Q. You’ve written in many forms and genres over your decades as an author. Could you give readers some background on your career?
I studied history at Providence College and at the University of New Brunswick. I worked on farms and in the woods until embarking on a forty-year writing career. I cut my teeth writing television and radio ads, as well as history-based radio dramas for the Canadian Broadcasting Company. I wrote shipwreck documentaries for the Discovery Channel and docudramas for Canadian and American museums. I’ve published two anecdotal histories with Nimbus Publishing and three contemporary crime novels with ECW Press.
I realized years ago the one thing I could do reasonably well was write. For better or for worse, I stayed at it for a long time.
Q. What made you choose to write a historical novel set in the 19th century this time around? Did the process or the time period offer any surprises as you wrote?
Since I was in elementary school, the past has been my escape from time and space. My first adult book was a biography of Wyatt Earp. What people did in years gone by and how they did it has long intrigued me, so much so that in 1972 and 1973 I lived a 19th Century life in the woods outside Woodstock, New Brunswick. No electricity. No running water. Kerosene lamps and wood heat. It was all backbone and gristle. No surprise that all these years later I jumped at the opportunity to set a novel in the late 19th century. The additional research was pure joy.
Q. Halifax and Canada’s Maritime provinces are the settings for so much of your work. Could you talk a bit about that?
I arrived in the Maritimes in May, 1970, and, though I had a fellowship in the history department at the University of New Brunswick, spent the summer digging graves. I learned more from the old fellow I worked with than I did from four years as an undergraduate. The dead we buried had stories. Murdock took the time to learn them. As we sat on the edge of a grave, dangling our feet and eating lunch, he told me a lot of them.
The Maritime provinces have a quiet beauty about them. I never tired of canoeing the region’s lakes and rivers or hiking its woodlands. And I have not tired of the people I met here—gentle mostly, yet nail hard when they needed to be. Of course the ocean, vast and incomprehensible, has its own inspiration. The North Atlantic can get wild at times, throwing against the shore the worst of hurricane wind and crashing seas. Twenty or thirty foot swells. Sometimes fifty. Such uncontrolled majesty, suddenly quelled to flat calm, like a sleeping child. If that doesn’t churn the imagination, nothing will.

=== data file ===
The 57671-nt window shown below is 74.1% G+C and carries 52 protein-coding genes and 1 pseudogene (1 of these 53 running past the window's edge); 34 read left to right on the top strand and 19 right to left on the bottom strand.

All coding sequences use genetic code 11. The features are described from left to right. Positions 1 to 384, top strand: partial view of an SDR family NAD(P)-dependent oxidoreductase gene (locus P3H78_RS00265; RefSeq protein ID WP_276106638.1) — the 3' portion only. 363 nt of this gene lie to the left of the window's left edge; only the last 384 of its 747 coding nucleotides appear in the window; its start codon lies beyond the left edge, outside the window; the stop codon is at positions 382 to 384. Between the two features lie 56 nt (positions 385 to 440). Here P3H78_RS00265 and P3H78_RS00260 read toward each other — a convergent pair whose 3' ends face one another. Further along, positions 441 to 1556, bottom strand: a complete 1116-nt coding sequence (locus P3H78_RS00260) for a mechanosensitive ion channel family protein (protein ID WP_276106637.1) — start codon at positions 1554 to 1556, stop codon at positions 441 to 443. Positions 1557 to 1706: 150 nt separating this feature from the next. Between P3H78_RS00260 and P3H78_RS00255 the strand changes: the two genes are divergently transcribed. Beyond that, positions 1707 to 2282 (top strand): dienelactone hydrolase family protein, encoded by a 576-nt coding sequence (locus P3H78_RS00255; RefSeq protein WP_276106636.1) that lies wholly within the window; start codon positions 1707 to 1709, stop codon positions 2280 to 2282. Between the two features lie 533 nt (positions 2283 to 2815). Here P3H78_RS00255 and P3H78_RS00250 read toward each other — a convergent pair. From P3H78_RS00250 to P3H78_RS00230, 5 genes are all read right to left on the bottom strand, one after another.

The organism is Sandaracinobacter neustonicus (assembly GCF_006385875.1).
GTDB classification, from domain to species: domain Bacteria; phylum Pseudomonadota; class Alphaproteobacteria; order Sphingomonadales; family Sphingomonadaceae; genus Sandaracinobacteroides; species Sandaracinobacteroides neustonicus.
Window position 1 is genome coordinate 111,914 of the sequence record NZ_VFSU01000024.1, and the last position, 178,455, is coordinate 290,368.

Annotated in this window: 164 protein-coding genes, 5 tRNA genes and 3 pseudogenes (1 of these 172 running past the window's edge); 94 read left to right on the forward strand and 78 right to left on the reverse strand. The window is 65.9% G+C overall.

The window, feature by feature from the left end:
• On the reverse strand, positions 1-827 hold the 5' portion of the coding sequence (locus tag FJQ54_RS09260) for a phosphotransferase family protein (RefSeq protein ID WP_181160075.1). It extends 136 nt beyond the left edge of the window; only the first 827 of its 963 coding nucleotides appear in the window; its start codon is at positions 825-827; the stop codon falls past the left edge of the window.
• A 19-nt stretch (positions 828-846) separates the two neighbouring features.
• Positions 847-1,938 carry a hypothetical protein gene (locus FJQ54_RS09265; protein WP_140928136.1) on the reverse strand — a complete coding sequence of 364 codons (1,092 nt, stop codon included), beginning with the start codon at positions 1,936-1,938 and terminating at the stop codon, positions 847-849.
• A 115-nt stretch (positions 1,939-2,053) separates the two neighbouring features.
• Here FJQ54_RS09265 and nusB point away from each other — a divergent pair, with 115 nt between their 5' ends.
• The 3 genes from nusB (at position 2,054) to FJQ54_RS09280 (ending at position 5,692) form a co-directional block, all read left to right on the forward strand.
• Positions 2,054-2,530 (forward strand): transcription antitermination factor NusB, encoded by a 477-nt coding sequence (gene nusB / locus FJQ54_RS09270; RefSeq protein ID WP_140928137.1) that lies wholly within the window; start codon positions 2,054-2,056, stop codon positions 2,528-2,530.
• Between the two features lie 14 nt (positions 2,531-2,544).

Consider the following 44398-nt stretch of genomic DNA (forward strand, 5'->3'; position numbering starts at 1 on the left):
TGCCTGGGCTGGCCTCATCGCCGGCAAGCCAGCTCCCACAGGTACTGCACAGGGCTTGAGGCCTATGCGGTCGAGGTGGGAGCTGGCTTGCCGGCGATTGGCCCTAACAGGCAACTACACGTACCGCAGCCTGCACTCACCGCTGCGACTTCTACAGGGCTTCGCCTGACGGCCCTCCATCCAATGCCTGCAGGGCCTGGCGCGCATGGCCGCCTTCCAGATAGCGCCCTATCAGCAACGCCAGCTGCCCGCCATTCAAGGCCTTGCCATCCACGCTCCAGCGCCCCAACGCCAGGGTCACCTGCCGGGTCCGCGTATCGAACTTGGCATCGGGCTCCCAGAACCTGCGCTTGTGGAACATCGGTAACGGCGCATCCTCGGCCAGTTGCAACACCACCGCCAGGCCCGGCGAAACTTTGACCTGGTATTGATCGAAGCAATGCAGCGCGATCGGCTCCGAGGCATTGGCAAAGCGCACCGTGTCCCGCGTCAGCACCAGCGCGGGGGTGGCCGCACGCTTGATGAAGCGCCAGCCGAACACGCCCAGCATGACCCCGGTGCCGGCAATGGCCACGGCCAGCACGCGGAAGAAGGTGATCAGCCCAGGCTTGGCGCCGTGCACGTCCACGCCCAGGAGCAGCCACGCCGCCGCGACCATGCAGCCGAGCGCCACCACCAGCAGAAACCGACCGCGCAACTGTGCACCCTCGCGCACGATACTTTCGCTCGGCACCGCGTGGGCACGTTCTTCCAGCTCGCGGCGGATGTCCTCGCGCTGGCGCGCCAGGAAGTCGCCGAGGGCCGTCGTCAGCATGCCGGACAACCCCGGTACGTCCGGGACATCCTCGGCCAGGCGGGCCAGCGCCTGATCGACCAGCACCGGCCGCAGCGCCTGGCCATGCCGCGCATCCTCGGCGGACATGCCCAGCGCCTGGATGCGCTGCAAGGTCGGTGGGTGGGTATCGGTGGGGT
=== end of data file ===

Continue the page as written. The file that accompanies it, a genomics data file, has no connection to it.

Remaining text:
I love it here. I cannot help writing about these provinces and their people.
Q. Your Acknowledgments references Arthur Delaney’s court case, suggesting that he was a real person. How did you run across him?
In 1992, I was in the Archives of Nova Scotia researching court records from the 18th and 19th centuries when one of the archivists handed me a file and said I might find it interesting. That was my introduction to Arthur Delaney. His wife had died and he placed his three children in the care of an orphanage. When he realized the error of his ways, he tried to reclaim his children through the court only to discover, from a detectives’ report, they had been bonded out as farm hands and domestics and subsequently sold. Their whereabouts were unknown. What happened to Arthur Delaney? What happened to the children? These questions fired my imagination. After writing two or three chapters, I realized I was too immature to take this story into the emotional depths where it needed to go. Twenty years later, I picked up Delaney where I had left off. Details and circumstances changed, but the heart of the story beat loud and steady.
Q. From the moment he leaves his children at the orphanage, both Delaney and his children are subject to the decisions of Emma Golding, who runs the place with an iron hand. For me, she evoked what one might call the militant charity of the 19th century, in which help for and control of others become almost indistinguishable.
For me, Emma Golding comes right out of a Roman Catholic elementary school. Sour looking nuns with switches and leather straps and two foot long rulers that welted the backs of hands. Weeds and thistles. I picked them and shaped them into a character.
Q. Your depictions of places, weather and work are quite spare, yet also exceptionally specific and convincing. How do you build the physical world through which your characters move?
I try not to load up on description. It slows the forward progress of the story. Instead, I focus on the details that specifically define a location, or reflect a characteristic of an individual, one that is important to the telling. I try to put myself in a particular place within the time frame of the story. It helps that I have a lifetime of experiences to draw from.
My writing is spare. Nouns and verbs. The occasional adjective or adverb. Maybe I just don’t know a lot of words, or can’t remember them, or prefer to keep it simple and direct.
Q. What are you working on now?
I have three story lines that I’m playing with: two set in the 19th century, one in the early 20th century. They are still vague and slippery.
The city of Halifax, Nova Scotia in 1879, by Albert Ruger,